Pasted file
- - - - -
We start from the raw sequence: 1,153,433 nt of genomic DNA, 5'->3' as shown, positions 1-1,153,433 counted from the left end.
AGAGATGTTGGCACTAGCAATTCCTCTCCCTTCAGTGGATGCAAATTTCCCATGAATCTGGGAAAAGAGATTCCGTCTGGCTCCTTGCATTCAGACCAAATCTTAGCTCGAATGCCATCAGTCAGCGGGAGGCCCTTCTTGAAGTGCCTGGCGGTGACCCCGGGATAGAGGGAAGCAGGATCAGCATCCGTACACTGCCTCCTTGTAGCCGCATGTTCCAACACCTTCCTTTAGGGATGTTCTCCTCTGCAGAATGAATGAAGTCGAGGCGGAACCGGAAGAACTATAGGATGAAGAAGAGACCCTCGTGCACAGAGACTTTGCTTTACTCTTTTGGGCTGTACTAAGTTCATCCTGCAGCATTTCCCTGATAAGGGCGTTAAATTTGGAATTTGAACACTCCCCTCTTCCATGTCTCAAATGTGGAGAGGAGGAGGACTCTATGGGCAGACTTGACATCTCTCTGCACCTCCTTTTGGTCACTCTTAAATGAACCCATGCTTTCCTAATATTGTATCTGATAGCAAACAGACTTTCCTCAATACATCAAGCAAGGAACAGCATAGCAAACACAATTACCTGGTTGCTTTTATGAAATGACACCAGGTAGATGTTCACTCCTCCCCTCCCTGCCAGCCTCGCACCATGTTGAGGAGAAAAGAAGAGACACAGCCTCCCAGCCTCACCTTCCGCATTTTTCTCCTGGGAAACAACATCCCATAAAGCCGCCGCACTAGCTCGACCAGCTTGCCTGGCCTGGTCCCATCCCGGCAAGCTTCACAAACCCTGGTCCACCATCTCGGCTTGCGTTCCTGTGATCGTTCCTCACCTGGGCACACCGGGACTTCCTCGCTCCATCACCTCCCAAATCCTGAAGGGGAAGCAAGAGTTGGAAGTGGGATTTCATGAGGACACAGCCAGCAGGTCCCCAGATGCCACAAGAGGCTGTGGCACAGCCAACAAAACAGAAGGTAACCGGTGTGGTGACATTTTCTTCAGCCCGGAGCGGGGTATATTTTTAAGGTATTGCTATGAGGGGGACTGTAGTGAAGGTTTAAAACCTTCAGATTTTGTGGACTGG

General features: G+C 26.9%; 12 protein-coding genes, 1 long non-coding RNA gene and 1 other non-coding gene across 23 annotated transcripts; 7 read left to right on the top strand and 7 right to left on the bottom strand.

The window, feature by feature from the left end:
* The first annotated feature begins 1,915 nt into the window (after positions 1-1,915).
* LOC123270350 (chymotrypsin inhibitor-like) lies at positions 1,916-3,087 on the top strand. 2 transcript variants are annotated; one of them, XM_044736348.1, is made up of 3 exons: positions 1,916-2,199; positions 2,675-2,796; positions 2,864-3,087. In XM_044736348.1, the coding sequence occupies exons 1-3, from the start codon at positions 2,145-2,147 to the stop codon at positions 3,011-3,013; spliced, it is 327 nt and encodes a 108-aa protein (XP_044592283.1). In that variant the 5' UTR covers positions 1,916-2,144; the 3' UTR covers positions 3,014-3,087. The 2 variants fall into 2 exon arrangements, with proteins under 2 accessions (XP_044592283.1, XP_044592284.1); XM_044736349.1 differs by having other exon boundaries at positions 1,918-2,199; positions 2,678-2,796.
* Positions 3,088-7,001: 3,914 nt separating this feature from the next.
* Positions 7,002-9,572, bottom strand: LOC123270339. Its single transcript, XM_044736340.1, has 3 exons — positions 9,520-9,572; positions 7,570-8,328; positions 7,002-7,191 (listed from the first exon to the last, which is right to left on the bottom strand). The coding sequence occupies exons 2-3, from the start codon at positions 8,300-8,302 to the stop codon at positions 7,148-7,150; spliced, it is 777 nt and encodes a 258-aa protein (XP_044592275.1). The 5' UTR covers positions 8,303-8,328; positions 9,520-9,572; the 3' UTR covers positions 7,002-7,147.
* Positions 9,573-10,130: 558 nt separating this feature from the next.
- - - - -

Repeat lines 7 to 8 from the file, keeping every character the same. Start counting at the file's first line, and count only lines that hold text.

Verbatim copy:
* Positions 3,088-7,001: 3,914 nt separating this feature from the next.
* Positions 7,002-9,572, bottom strand: LOC123270339. Its single transcript, XM_044736340.1, has 3 exons — positions 9,520-9,572; positions 7,570-8,328; positions 7,002-7,191 (listed from the first exon to the last, which is right to left on the bottom strand). The coding sequence occupies exons 2-3, from the start codon at positions 8,300-8,302 to the stop codon at positions 7,148-7,150; spliced, it is 777 nt and encodes a 258-aa protein (XP_044592275.1). The 5' UTR covers positions 8,303-8,328; positions 9,520-9,572; the 3' UTR covers positions 7,002-7,147.